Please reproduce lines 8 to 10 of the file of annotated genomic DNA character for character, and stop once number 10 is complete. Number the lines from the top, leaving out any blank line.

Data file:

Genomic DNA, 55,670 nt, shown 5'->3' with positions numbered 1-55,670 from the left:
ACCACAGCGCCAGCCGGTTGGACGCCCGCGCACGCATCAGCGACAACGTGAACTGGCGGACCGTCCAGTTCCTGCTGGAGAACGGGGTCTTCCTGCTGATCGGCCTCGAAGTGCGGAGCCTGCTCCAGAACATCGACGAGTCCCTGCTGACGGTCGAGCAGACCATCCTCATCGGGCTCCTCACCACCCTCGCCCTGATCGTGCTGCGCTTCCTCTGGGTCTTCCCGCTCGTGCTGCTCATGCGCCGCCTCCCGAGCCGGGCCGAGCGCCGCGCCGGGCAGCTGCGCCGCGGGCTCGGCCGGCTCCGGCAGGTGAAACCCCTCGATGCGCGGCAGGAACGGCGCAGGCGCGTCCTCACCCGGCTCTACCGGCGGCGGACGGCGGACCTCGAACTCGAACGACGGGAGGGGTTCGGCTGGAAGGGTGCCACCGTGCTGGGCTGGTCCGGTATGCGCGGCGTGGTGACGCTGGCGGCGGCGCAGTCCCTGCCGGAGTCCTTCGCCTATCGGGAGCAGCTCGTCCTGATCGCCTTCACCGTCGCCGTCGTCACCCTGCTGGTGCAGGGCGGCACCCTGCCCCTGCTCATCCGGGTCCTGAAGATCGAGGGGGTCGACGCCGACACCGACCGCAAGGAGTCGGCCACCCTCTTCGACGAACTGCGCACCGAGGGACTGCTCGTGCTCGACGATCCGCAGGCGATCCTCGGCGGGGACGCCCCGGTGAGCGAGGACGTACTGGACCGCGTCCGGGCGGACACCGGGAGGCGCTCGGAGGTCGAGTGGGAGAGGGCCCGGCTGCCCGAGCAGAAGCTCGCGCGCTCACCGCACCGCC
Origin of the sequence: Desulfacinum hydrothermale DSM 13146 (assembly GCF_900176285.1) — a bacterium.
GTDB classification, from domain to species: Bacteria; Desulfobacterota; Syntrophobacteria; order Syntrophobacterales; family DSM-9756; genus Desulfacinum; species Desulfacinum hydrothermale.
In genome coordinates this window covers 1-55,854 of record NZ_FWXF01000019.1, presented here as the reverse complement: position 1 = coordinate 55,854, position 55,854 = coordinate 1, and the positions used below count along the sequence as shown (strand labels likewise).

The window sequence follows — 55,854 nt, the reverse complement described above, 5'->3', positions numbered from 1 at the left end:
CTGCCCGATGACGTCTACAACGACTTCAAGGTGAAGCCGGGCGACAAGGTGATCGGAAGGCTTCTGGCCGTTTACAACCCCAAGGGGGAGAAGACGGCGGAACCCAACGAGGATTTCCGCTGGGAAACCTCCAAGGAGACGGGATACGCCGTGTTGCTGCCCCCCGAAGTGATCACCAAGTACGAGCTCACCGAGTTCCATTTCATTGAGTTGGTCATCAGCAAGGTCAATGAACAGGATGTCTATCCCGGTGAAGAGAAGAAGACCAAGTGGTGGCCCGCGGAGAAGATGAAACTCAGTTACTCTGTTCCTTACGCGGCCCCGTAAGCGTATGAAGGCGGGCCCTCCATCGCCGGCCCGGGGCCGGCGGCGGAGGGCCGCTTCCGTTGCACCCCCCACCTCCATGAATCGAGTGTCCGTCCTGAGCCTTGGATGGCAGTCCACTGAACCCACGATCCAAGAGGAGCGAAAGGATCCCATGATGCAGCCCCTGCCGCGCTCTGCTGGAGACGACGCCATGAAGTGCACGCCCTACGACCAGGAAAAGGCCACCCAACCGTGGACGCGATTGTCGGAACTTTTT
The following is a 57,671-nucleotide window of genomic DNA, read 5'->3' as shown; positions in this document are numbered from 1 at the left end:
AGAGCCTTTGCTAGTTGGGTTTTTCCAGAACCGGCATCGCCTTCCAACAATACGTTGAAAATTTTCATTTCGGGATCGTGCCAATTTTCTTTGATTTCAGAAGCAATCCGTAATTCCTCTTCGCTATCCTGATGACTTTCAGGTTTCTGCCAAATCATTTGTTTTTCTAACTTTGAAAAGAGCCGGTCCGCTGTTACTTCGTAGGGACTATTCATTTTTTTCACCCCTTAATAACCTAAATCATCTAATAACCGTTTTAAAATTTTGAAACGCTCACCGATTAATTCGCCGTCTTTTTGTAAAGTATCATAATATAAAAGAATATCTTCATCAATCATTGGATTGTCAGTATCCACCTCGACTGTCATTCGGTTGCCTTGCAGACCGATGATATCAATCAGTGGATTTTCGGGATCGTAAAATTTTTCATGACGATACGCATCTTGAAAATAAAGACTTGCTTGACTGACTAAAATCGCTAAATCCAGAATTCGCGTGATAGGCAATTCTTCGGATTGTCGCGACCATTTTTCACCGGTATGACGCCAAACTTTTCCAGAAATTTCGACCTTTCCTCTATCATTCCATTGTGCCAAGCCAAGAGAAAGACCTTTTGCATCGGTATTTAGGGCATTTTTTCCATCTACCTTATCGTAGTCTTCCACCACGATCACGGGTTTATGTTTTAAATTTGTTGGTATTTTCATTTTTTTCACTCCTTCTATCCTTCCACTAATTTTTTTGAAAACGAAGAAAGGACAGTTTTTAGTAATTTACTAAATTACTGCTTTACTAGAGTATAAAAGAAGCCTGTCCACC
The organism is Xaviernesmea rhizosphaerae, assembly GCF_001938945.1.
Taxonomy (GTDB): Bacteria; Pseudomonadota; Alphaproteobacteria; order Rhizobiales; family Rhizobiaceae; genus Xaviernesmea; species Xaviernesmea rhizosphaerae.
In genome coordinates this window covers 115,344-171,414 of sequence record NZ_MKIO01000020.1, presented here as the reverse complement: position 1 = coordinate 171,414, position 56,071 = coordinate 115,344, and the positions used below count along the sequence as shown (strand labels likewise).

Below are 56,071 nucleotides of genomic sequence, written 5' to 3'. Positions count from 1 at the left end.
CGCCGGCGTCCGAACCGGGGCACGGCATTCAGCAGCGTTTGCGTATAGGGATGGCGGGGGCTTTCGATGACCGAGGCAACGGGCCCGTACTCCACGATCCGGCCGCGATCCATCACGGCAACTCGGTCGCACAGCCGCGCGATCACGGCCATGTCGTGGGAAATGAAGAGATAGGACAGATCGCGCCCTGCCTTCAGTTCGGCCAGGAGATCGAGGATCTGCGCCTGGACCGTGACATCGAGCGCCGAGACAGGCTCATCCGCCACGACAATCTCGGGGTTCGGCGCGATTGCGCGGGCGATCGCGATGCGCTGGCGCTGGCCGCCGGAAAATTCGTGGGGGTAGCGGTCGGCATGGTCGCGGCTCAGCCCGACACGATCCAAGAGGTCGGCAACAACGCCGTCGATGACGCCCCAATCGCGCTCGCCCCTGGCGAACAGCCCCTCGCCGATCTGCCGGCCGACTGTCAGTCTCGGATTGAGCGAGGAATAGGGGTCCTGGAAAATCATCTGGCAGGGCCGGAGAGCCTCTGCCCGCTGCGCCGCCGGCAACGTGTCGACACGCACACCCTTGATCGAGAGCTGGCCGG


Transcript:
The following is a 57,671-nucleotide window of genomic DNA, read 5'->3' as shown; positions in this document are numbered from 1 at the left end:
AGAGCCTTTGCTAGTTGGGTTTTTCCAGAACCGGCATCGCCTTCCAACAATACGTTGAAAATTTTCATTTCGGGATCGTGCCAATTTTCTTTGATTTCAGAAGCAATCCGTAATTCCTCTTCGCTATCCTGATGACTTTCAGGTTTCTGCCAAATCATTTGTTTTTCTAACTTTGAAAAGAGCCGGTCCGCTGTTACTTCGTAGGGACTATTCATTTTTTTCACCCCTTAATAACCTAAATCATCTAATAACCGTTTTAAAATTTTGAAACGCTCACCGATTAATTCGCCGTCTTTTTGTAAAGTATCATAATATAAAAGAATATCTTCATCAATCATTGGATTGTCAGTATCCACCTCGACTGTCATTCGGTTGCCTTGCAGACCGATGATATCAATCAGTGGATTTTCGGGATCGTAAAATTTTTCATGACGATACGCATCTTGAAAATAAAGACTTGCTTGACTGACTAAAATCGCTAAATCCAGAATTCGCGTGATAGGCAATTCTTCGGATTGTCGCGACCATTTTTCACCGGTATGACGCCAAACTTTTCCAGAAATTTCGACCTTTCCTCTATCATTCCATTGTGCCAAGCCAAGAGAAAGACCTTTTGCATCGGTATTTAGGGCATTTTTTCCATCTACCTTATCGTAGTCTTCCACCACGATCACGGGTTTATGTTTTAAATTTGTTGGTATTTTCATTTTTTTCACTCCTTCTATCCTTCCACTAATTTTTTTGAAAACGAAGAAAGGACAGTTTTTAGTAATTTACTAAATTACTGCTTTACTAGAGTATAAAAGAAGCCTGTCCACC
The organism is Xaviernesmea rhizosphaerae, assembly GCF_001938945.1.